Scientific Forecaster Discussion
Area forecast discussion
National Weather Service Blacksburg Virginia
1156 PM EST Thursday Dec 12 2013
cold high pressure will slide south into the Carolinas
tonight. A complex area of low pressure will approach from the
southwest by Saturday and then push across the region Saturday
night. The system exits the coast on Sunday followed by high
pressure for early next week.
Near term /through Friday/...
as of 1000 PM EST Thursday...
Strong high pressure centered overhead will drift southeast
overnight as a weak shortwave aloft passes well north. A very dry
airmass across the region support mainly clear skies through the
overnight...although warming aloft and faint channeled vorticity
may bring a period of middle clouds in from the northwest late.
Expect temperatures to level off some after quick evening falls as
winds starts to pick up mainly along the ridges overnight. Used a
non- diurnal temperature curve to allow temperatures to hold up or
rise in the higher terrain towards Friday morning. Wind chills
will be near Wind Chill Advisory levels across the highest terrain
in the northwest mountains but not enough coverage for any
headlines. Low temperatures tonight will range from the middle teens
in the mountains to the lower 20s along the foothills along the
southern Blue Ridge mountains.
On Friday...high pressure will be shifting east off into the
Atlantic Ocean. This will allow winds to shift from the southwest.
High clouds/moisture will slowly increase Friday ahead of our next
storm system. Dry weather will continue through the daylight hours.
Rising 500mb heights will allow afternoon temperatures to warm
nicely compared to this afternoon. Highs will vary from the middle 30s
across the mountains to the around 50 degrees across the piedmonts.
Short term /Friday night through Sunday night/...
as of 400 PM EST Thursday...
Not much change to the current forecast. Still some question if
there will be a wedge and if one exists...how long will it
survive with strong warm air advection from the SW. Might be a combination of a
traditional/in situ wedge...as precipitation arrives at the perfect time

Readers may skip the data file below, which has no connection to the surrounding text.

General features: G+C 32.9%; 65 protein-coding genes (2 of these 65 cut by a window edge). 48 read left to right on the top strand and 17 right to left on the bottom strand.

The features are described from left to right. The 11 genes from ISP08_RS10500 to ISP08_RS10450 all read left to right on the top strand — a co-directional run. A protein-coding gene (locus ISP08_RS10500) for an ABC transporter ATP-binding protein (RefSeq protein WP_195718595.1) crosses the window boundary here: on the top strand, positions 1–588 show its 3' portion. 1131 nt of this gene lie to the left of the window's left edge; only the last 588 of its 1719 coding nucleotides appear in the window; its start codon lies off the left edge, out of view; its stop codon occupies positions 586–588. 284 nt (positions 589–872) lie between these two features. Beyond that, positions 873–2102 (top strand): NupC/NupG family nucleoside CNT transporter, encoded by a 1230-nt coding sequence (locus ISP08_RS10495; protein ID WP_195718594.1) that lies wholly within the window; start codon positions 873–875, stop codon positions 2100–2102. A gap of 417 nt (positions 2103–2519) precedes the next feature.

for this to occur. All models have delayed precipitation almost until
12z/7a Saturday...although precipitation usually breaks out several
hours quicker in this type of overrunning scenario...didn't want
to break out precipitation too early so have most measurable in the west
around 8z/3a Saturday. Expecting rain...then wetbulbing into the
dry air produces a window of snow which then mixes and changes to
sleet before becoming all rain Saturday morning for the New River
valley and northwest NC. Thinking mostly nuisance amounts of sleet/snow
at this time...with maybe a quick burst of snow putting down a coating
late Friday night. With some easterly component up against the
Blue Ridge across northwest NC there could a sneaky hour of freezing
rain right around dawn Saturday. Piedmont/Southside would lean
even more towards all rain with also a quicker changeover in the
blf/jfz corridor to all rain. Southern Shenandoah and the
Greenbrier valley could stay snow longer before mixing with
sleet...and thus there could be some light to moderate
accumulations late Friday night into Saturday afternoon. When
combined with a trace or a few hundredths of freezing rain Sat
afternoon and evening...this could potentially put some of those
counties at warning criteria based upon the snow/ice matrix.
Granted this would be along the higher elevations but something to